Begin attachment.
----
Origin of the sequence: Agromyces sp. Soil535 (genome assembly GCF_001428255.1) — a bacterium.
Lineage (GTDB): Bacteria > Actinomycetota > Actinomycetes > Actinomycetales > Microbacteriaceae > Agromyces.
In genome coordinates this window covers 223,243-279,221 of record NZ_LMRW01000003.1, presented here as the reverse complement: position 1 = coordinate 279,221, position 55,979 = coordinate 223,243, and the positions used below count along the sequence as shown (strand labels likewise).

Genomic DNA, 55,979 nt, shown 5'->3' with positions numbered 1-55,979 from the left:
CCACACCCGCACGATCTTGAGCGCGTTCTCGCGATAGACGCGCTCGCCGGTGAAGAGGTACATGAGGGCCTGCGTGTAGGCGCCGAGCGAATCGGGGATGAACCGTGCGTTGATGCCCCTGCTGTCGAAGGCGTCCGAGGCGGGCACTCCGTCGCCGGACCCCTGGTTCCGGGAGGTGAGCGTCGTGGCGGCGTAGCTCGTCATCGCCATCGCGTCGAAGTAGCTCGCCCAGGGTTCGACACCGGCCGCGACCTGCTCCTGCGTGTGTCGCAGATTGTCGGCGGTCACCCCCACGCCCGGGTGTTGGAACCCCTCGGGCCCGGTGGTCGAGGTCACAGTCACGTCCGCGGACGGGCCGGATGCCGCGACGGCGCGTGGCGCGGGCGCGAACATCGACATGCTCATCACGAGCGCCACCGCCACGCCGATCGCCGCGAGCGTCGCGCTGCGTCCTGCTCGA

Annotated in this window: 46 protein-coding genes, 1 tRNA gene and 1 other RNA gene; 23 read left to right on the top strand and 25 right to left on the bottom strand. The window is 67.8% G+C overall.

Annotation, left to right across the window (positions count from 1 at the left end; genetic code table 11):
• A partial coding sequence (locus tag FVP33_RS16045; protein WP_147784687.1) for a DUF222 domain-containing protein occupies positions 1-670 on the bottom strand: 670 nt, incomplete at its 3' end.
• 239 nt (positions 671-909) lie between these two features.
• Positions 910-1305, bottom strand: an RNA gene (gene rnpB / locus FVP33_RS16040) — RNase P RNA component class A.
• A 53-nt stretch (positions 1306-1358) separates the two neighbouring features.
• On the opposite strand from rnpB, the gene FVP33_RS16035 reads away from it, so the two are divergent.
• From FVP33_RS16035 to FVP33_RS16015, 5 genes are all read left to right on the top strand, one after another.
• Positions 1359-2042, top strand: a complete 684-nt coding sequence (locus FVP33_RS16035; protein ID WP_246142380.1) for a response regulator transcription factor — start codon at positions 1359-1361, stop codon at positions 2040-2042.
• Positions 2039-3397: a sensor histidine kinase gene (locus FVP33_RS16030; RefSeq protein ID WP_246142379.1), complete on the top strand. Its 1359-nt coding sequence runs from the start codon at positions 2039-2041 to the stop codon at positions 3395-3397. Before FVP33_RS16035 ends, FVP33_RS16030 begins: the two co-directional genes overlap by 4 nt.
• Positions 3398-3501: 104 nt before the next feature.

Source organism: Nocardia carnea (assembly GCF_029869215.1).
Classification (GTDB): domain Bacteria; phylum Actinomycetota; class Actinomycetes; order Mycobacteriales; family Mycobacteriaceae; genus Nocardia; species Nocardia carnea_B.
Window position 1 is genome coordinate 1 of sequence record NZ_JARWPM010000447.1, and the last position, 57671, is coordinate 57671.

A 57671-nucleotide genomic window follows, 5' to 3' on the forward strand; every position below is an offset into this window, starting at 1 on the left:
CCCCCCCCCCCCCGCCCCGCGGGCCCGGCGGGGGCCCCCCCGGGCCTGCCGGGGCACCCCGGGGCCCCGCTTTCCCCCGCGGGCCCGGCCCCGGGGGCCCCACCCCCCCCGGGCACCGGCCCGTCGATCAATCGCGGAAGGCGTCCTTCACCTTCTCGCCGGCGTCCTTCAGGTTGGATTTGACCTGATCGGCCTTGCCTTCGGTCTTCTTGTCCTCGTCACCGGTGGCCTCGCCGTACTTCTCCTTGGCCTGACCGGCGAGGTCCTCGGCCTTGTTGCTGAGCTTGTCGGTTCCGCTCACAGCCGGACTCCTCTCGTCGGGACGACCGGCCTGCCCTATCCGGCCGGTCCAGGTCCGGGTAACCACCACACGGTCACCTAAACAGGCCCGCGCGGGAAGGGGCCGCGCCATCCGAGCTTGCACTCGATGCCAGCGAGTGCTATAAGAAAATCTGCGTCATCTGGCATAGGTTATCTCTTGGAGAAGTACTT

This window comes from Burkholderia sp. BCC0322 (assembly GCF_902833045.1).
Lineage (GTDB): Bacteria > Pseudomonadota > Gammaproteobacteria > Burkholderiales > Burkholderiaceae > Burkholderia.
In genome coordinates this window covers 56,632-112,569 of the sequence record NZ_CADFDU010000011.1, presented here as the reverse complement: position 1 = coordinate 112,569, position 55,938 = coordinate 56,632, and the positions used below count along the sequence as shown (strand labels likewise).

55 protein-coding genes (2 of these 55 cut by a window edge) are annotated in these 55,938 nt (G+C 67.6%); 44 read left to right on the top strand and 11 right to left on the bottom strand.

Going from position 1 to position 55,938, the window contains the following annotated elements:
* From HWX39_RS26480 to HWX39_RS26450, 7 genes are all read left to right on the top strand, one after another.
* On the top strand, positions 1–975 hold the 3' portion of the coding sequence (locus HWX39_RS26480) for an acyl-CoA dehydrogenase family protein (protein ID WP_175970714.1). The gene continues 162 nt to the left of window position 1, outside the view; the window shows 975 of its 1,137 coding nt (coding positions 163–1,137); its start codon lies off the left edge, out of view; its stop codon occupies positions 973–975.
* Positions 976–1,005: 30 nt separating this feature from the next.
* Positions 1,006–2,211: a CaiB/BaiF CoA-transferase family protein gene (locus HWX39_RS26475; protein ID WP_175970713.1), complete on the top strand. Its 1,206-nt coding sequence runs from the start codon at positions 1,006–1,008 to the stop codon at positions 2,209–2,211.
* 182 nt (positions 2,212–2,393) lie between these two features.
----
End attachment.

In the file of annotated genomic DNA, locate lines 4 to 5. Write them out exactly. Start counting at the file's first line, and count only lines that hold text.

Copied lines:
Genomic DNA, 55,979 nt, shown 5'->3' with positions numbered 1-55,979 from the left:
CCACACCCGCACGATCTTGAGCGCGTTCTCGCGATAGACGCGCTCGCCGGTGAAGAGGTACATGAGGGCCTGCGTGTAGGCGCCGAGCGAATCGGGGATGAACCGTGCGTTGATGCCCCTGCTGTCGAAGGCGTCCGAGGCGGGCACTCCGTCGCCGGACCCCTGGTTCCGGGAGGTGAGCGTCGTGGCGGCGTAGCTCGTCATCGCCATCGCGTCGAAGTAGCTCGCCCAGGGTTCGACACCGGCCGCGACCTGCTCCTGCGTGTGTCGCAGATTGTCGGCGGTCACCCCCACGCCCGGGTGTTGGAACCCCTCGGGCCCGGTGGTCGAGGTCACAGTCACGTCCGCGGACGGGCCGGATGCCGCGACGGCGCGTGGCGCGGGCGCGAACATCGACATGCTCATCACGAGCGCCACCGCCACGCCGATCGCCGCGAGCGTCGCGCTGCGTCCTGCTCGA